A look at what’s going on in the Statehouse, Congress

With the state legislature and Congress back in full session, Ohio Farm Bureau’s policy department has been busy examining various proposals that impact agriculture such as taxes, water quality and nutrient application. That means testifying at hearings, having one-on-one meetings with lawmakers and talking with university, business and various ag groups on how these proposals affect them.

Here’s a look at some notable bills introduced in Ohio and in Congress by Ohio congressmen, as well as Gov. John Kasich’s tax proposals.


Senate Bill 1 This bill is a new version of House Bill 490, an algae-related bill that didn’t move at the end of last year because of unrelated amendments in it. The bill is sponsored by Sens. Randy Gardner, R-Bowling Green, and Bob Peterson, R-Sabina. Among the bill’s highlights:

A ban on the application of fertilizer and livestock manure to frozen and snow-covered ground in the Western Lake Erie Basin.

Phosphorus monitoring at water treatment plants.

Updated sewer rules.

A ban on open-lake disposal of dredged material from ports and harbors in Lake Erie.

Farm Bureau will testify on the specifics of this legislation in the next few weeks.  In addition, Ohio Farm Bureau provided testimony before both the Ohio House and Senate Ag committees detailing the voluntary measures farmers and agribusinesses have been taking to address water quality concerns. Their financial commitment, along with Ohio State University and other ag groups, is millions of dollars and “clean water cannot come at the expense of food production nor can farming trump the need for clean water,” according to OFBF’s testimony.


Section 179 Small Business ExpensingOhio Congressman Pat Tiberi recently reintroduced a bill that would make permanent the Section 179 levels effective during the 2010-2014 tax years. That would allow taxpayers to expense up to $500,000 in investments in property, equipment and computer software with the deduction phased out after investments exceed $2 million. Right now, if no changes are made, the expensing levels will drop to $25,000 with a $200,000 phase-out starting Jan. 1. The House Ways and Means Committee this week approved the bill, which is supported by Farm Bureau. Estate Tax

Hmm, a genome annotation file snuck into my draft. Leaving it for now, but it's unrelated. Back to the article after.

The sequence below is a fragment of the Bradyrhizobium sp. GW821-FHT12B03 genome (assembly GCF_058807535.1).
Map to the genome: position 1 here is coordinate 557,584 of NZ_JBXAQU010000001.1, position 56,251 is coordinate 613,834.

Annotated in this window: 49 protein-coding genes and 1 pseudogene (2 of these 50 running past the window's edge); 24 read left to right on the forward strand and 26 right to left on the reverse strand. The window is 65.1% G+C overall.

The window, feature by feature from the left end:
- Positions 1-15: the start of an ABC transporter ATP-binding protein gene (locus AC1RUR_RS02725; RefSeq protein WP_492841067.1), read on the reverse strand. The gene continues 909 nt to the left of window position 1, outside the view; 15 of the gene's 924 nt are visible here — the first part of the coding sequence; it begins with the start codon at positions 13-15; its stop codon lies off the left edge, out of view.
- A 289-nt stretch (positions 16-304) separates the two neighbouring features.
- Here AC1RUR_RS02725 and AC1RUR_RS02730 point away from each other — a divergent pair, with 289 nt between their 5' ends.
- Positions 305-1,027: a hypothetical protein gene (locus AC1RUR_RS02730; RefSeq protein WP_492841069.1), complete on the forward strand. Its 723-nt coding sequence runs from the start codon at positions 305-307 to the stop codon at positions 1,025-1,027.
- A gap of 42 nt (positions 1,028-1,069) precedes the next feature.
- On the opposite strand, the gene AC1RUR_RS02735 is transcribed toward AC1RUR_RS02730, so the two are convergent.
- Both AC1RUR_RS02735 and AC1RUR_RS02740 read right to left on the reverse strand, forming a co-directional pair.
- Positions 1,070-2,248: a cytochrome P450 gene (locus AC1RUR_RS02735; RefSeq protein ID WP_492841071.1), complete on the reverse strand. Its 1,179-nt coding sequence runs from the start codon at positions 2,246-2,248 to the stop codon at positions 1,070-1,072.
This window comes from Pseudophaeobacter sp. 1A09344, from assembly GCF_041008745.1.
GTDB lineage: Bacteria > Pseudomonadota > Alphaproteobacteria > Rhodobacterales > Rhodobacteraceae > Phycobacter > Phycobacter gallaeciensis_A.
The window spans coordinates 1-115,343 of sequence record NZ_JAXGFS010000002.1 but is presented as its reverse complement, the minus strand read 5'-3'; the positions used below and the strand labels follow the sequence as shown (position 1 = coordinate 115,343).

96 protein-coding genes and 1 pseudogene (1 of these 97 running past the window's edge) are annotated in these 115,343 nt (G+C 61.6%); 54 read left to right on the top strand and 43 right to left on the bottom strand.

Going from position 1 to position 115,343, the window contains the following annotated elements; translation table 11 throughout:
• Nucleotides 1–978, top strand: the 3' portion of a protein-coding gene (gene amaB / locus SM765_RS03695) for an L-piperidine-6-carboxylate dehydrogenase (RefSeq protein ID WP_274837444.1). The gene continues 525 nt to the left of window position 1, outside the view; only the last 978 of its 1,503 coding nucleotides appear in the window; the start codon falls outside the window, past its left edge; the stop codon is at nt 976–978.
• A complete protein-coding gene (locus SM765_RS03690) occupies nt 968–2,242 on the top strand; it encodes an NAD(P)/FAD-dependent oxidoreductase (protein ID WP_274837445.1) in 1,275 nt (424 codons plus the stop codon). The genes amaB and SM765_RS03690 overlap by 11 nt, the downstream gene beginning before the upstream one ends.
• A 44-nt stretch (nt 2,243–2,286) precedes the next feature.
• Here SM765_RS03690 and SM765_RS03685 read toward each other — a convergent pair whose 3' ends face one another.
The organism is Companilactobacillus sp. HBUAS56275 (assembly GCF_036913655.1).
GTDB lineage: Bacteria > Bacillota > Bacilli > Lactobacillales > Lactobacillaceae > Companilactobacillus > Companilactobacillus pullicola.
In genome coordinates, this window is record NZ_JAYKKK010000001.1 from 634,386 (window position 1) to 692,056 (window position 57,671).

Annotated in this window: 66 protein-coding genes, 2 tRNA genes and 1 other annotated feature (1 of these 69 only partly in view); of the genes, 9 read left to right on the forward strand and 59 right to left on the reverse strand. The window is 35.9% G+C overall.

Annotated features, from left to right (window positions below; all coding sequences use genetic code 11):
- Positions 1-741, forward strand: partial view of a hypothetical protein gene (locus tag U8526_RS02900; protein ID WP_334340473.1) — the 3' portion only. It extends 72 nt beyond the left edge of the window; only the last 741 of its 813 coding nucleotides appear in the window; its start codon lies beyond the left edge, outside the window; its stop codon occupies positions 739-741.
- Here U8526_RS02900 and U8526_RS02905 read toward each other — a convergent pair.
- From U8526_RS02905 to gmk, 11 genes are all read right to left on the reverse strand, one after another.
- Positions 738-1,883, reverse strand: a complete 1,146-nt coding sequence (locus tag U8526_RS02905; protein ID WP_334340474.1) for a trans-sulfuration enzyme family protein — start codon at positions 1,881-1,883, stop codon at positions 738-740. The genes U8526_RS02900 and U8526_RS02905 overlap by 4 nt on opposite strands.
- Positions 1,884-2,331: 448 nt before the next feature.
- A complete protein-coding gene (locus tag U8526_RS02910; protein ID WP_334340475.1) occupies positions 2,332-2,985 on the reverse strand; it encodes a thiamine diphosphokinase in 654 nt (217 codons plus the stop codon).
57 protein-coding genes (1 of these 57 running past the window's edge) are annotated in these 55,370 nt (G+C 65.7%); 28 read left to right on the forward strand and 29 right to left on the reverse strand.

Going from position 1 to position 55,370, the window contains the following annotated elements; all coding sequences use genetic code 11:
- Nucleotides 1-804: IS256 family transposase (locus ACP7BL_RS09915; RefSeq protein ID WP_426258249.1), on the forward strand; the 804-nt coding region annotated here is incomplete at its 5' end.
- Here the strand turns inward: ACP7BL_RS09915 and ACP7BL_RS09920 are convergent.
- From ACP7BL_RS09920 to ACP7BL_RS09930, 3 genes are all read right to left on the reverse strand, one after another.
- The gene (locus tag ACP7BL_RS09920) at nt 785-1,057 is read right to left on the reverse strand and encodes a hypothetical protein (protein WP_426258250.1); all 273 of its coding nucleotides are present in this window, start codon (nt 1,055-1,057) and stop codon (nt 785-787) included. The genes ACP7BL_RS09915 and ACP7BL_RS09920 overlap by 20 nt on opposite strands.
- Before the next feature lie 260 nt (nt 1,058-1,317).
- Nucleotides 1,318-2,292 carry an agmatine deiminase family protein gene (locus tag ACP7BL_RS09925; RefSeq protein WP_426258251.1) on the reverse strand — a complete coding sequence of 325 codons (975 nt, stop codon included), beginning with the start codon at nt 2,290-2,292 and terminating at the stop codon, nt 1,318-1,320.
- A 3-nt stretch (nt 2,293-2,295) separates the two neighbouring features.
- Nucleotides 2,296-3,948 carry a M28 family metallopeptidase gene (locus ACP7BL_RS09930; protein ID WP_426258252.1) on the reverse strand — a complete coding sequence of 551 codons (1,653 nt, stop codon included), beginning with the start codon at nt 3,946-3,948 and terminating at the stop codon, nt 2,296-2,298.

This week, Ohio Congressman Bob Latta reintroduced legislation to permanently repeal the federal estate tax. Better known as the death tax, this is a tax on an individual’s right to transfer property at his or her death. Farm Bureau supports this bill.

GOVERNOR’S BUDGET PROPOSALGov. John Kasich has released his recommendations for the state’s two-year operating budget, including continued tax reform measures. Changes include across-the-board cuts for all income taxpayers and targeted small business income tax cuts. These would be paid for with increases in the sales, commercial activity tax (CAT), severance and tobacco taxes. Ohio Farm Bureau will be comparing the proposals with findings of the organization’s recently completed comprehensive tax study to understand their full impact on agriculture. Below is a summary of some of the tax recommendations.

Income Tax A new small business tax deduction for 100 percent of all business income from firms with less than $2 million in annual gross receipts. This includes sole proprietorships or pass through entities such as partnerships, S-Corps. and LLCs.

Across-the-board income tax cut of 15 percent and 8 percent in tax years 2015 and 2016, respectively.

Increase personal exemptions from $2,200 to $4,000 for taxpayers earning less than $40,000, and from $1,950 to $2,850 for those earning between $40,000 and $80,000.

Sales TaxIncrease the state sales tax rate by 0.5 percent.

Expand the sales tax base to services not previously covered including lobbying, market research/opinion polling, public relations, management consulting and debt collection services. All ag-related exemptions would be preserved.

Commercial Activity TaxIncrease the commercial activity tax (CAT) rate on taxable gross receipts of more than $1 million from the current 0.26 percent to 0.32 percent beginning in fiscal year 2016.

Increases incurred by ratepayers with gross receipts between $1 million and $2 million would be partially offset by a reduction in the Annual Minimum Tax for that group.

Severance TaxKasich has proposed enacting a tax on high-volume horizontal wells on severances of oil, gas, condensate and natural gas liquids.

The basic tax rate proposed is 6.5 percent on the volume of oil or gas multiplied by spot prices at the exchanges where these commodities are traded.

For commodities such as natural gas liquids (ethane, butane), a lower tax rate of 4.5 percent would be applied to reflect the additional processing costs incurred in separating natural gas liquids from the dry gas.

20 percent of the new severance tax revenue on horizontal wells would be earmarked for local governments for infrastructure and economic development purposes. 

Lynn Snyder 

Lynn Snyder is senior director of communications for Ohio Farm Bureau.